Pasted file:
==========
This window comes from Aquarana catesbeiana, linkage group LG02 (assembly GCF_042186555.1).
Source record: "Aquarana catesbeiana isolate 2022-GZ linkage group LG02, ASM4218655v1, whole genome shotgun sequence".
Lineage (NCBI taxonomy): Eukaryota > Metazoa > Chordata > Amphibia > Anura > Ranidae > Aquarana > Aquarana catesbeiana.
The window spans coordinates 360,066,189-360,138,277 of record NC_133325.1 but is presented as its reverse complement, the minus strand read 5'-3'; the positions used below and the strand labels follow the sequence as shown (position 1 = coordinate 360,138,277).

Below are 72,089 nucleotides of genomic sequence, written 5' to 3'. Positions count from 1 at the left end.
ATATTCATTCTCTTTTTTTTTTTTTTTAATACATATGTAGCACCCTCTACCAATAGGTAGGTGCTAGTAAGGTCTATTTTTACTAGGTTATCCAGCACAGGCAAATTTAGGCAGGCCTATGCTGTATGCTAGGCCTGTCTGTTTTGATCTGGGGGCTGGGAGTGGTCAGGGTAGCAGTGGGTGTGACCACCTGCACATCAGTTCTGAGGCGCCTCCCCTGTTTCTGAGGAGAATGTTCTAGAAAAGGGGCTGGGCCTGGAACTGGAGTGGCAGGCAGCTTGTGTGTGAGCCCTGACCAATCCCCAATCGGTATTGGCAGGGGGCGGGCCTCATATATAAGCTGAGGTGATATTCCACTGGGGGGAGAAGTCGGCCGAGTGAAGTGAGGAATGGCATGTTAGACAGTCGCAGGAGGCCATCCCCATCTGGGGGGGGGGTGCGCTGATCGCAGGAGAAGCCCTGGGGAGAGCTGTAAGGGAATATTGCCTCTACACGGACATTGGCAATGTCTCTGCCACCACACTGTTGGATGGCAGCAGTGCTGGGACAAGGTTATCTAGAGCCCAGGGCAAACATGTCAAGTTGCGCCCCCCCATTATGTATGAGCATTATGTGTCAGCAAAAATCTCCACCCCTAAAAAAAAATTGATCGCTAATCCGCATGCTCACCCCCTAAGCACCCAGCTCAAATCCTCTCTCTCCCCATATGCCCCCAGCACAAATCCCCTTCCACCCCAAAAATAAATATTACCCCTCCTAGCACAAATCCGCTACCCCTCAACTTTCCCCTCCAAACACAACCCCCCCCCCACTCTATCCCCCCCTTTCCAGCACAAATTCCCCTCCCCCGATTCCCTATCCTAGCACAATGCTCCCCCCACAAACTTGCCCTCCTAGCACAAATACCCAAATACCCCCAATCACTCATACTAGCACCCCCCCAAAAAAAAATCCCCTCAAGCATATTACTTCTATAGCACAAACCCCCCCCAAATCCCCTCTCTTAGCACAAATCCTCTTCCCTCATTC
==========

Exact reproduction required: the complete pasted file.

This window comes from Aquarana catesbeiana, linkage group LG02 (assembly GCF_042186555.1).
Source record: "Aquarana catesbeiana isolate 2022-GZ linkage group LG02, ASM4218655v1, whole genome shotgun sequence".
Lineage (NCBI taxonomy): Eukaryota > Metazoa > Chordata > Amphibia > Anura > Ranidae > Aquarana > Aquarana catesbeiana.
The window spans coordinates 360,066,189-360,138,277 of record NC_133325.1 but is presented as its reverse complement, the minus strand read 5'-3'; the positions used below and the strand labels follow the sequence as shown (position 1 = coordinate 360,138,277).

Below are 72,089 nucleotides of genomic sequence, written 5' to 3'. Positions count from 1 at the left end.
ATATTCATTCTCTTTTTTTTTTTTTTTAATACATATGTAGCACCCTCTACCAATAGGTAGGTGCTAGTAAGGTCTATTTTTACTAGGTTATCCAGCACAGGCAAATTTAGGCAGGCCTATGCTGTATGCTAGGCCTGTCTGTTTTGATCTGGGGGCTGGGAGTGGTCAGGGTAGCAGTGGGTGTGACCACCTGCACATCAGTTCTGAGGCGCCTCCCCTGTTTCTGAGGAGAATGTTCTAGAAAAGGGGCTGGGCCTGGAACTGGAGTGGCAGGCAGCTTGTGTGTGAGCCCTGACCAATCCCCAATCGGTATTGGCAGGGGGCGGGCCTCATATATAAGCTGAGGTGATATTCCACTGGGGGGAGAAGTCGGCCGAGTGAAGTGAGGAATGGCATGTTAGACAGTCGCAGGAGGCCATCCCCATCTGGGGGGGGGGTGCGCTGATCGCAGGAGAAGCCCTGGGGAGAGCTGTAAGGGAATATTGCCTCTACACGGACATTGGCAATGTCTCTGCCACCACACTGTTGGATGGCAGCAGTGCTGGGACAAGGTTATCTAGAGCCCAGGGCAAACATGTCAAGTTGCGCCCCCCCATTATGTATGAGCATTATGTGTCAGCAAAAATCTCCACCCCTAAAAAAAAATTGATCGCTAATCCGCATGCTCACCCCCTAAGCACCCAGCTCAAATCCTCTCTCTCCCCATATGCCCCCAGCACAAATCCCCTTCCACCCCAAAAATAAATATTACCCCTCCTAGCACAAATCCGCTACCCCTCAACTTTCCCCTCCAAACACAACCCCCCCCCCACTCTATCCCCCCCTTTCCAGCACAAATTCCCCTCCCCCGATTCCCTATCCTAGCACAATGCTCCCCCCACAAACTTGCCCTCCTAGCACAAATACCCAAATACCCCCAATCACTCATACTAGCACCCCCCCAAAAAAAAATCCCCTCAAGCATATTACTTCTATAGCACAAACCCCCCCCAAATCCCCTCTCTTAGCACAAATCCTCTTCCCTCATTC